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Chapter 2 -- Ventilation

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Cardiopulmonary Anatomy and Physiology (6th ed), Jardins.

Grade levels:
College: Second year

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1

Alveolar ventilation

Inspired air that reaches the alveoli.

2

Alveoli

Out pouching of lung tissue through which gas exchange between alveolar air and pulmonary capillary blood takes place.

3

Apnea

Complete absence of spontaneous ventilation.

4

Barometric pressure

760 mmHg (universal).

5

Biot's breathing

Short episodes of rapid, uniformly deep inspiration followed by 10-30 seconds of apnea.

6

Boyle's law

Volume of gas is inversely proportional to its pressure at constant temperature.
- Inspiration -- diaphragm contracts; volume increases and pressure decreases (757 mmHg)
- Expiration -- diaphragm relaxes; volume decreases and pressure increases (763 mmHg)

7

Cheyne-strokes breathing

10-30 seconds of apnea followed by a gradual increase in the volume and frequency of breathing

8

Dead space ventilation

Inspired air that does not reach the alveoli.

9

Diaphragm contracts

Volume increases and pressure decreases (757 mmHg).

10

Driving pressure

Pressure difference between two points in a tube or vessel.

11

Dyspnea

Difficulty breathing, of which the individual is aware.

12

End-expiration

Portion of a ventilatory cycle at which expiration stops.

13

End-inspiration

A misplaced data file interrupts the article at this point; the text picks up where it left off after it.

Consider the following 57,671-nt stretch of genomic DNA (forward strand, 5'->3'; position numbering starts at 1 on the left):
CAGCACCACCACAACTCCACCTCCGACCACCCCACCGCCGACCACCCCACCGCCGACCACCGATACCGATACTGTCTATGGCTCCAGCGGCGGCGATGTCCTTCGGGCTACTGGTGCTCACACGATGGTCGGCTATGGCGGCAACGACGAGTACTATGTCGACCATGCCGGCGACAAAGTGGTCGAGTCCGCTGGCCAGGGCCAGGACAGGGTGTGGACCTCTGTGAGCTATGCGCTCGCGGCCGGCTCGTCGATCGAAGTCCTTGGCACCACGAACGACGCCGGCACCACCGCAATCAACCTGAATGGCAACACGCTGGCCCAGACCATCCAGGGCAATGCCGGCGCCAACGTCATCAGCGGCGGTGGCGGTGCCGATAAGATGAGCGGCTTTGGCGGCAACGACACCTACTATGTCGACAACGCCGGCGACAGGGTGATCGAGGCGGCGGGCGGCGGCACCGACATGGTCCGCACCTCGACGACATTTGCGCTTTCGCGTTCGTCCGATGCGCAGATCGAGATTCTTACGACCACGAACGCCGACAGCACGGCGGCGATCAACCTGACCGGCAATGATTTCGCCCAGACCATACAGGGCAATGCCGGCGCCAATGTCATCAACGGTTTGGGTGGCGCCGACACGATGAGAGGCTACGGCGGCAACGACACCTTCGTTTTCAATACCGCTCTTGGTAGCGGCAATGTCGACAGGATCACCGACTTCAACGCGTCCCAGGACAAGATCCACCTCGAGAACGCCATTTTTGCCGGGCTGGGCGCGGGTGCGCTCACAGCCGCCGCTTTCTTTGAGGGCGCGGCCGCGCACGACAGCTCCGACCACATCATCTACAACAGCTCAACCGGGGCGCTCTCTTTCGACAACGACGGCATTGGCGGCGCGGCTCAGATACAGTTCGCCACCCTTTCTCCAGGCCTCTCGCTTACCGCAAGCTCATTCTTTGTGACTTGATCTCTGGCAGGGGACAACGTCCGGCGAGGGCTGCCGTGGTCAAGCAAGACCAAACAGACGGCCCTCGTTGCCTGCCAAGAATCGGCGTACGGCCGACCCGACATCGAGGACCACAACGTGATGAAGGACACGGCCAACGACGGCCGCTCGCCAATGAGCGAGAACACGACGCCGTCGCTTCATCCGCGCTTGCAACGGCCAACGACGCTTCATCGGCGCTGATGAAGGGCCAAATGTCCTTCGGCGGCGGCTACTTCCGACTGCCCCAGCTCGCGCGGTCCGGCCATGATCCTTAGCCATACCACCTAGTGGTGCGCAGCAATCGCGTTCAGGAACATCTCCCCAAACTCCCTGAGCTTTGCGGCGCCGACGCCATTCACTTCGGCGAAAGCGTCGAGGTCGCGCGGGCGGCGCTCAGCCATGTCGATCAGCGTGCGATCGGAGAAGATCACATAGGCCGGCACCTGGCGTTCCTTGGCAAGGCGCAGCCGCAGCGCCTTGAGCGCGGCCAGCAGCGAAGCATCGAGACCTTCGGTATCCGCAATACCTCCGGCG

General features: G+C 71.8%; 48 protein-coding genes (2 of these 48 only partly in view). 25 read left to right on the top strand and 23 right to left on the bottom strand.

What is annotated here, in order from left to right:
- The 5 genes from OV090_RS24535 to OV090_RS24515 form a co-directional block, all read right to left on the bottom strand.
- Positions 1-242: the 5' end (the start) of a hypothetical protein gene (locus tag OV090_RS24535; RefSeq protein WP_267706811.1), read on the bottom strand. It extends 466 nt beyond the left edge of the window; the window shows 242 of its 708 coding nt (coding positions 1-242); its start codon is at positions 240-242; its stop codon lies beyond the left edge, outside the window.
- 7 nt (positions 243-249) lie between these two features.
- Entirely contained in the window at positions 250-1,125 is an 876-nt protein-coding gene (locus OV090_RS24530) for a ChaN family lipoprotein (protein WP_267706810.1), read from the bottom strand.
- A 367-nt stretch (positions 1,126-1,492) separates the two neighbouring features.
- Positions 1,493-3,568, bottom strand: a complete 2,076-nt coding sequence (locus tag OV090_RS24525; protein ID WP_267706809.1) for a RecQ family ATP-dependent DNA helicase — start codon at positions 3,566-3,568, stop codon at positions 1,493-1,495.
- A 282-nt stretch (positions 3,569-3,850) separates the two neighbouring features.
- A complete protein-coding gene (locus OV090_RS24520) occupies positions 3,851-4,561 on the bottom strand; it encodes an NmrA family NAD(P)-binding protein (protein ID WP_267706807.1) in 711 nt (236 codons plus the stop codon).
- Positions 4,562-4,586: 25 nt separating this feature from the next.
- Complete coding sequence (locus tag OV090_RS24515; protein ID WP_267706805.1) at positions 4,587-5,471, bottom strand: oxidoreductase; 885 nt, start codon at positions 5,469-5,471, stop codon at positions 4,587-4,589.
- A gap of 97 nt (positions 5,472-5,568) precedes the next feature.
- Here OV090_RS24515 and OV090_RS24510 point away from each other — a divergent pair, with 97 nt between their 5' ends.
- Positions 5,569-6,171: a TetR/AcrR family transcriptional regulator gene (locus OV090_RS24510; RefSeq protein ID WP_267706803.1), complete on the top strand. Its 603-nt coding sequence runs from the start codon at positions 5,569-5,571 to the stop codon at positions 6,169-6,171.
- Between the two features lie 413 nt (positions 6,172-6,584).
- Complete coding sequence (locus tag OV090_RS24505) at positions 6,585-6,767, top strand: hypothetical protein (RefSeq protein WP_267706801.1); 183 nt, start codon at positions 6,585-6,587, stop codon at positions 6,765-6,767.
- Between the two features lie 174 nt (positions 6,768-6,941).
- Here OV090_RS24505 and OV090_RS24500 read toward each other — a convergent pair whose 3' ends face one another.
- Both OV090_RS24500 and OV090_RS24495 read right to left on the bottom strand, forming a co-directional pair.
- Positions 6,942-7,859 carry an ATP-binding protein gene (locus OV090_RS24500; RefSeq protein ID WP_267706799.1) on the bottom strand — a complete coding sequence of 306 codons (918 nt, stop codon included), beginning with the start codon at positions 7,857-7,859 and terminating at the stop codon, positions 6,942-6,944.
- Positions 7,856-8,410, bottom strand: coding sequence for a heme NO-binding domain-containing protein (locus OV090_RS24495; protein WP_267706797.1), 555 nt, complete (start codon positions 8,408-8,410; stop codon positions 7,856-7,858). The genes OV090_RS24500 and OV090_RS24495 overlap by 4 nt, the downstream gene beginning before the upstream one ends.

Portion of a ventilatory cycle at which inspiration stops.

14

Eupnea

Normal, spontaneous breathing.

15

Expiration

When the diaphragm relaxes, the alveolar pressure rises to 763 mmHg.

16

Gas

Always moves from a high-pressure area to a low-pressure area.

17

Hyperapnea

Increased depth of breathing with or without an increased frequency.

18

Hyperventilation

Increased alveolar ventilation.

19

Inspiration

1. Diaphragm contracts.
2. Thorax expands.
3. Trans-respiratory changes from 0 to +3.
4. Inspiration occurs.
5. Alveolar pressure continues to rise as the alveoli fill with air.
6. Once the alveolar pressure reaches 760 mmHg again, inspiration ends.
7. Thorax recoils.
8. Diaphragm relaxes.
9. Alveolar pressure continues to rise as the lungs and the thorax recoil on the alveoli.
10. This pressure gradient causes gas to flow out of the lungs.
11. Expiration begins.

20

Mechanisms of pulmonary ventilation

- During inspiration, barometric pressure is greater than alveolar pressure
- During expiration, alveolar pressure is greater than barometric pressure

21

Orthopnea

Patient is comfortable breathing in an upright position.

22

Phases of ventilation

1. Inspiration
2. End-inspiration
3. Expiration
4. End-expiration

23

Pressure gradient

Pressure difference.

24

Purpose of transrespiratory pressure

Causes airflow into and out of the lungs.

25

Tachyapnea

Rapid rate of breathing.

26

Three types of dead space

1. Anatomic
2. Alveolar
3. Physiologic

27

Tidal volume

Volume of air that moves into and out of the lungs in one quiet breath.

28

Trans-respiratory pressure

Difference between atmospheric and alveolar pressure.

29

Transpulmonary pressure

Difference between alveolar and pleural pressure.

30

Ventilation

Results from a pressure gradient in the trans-respiratory pressure.


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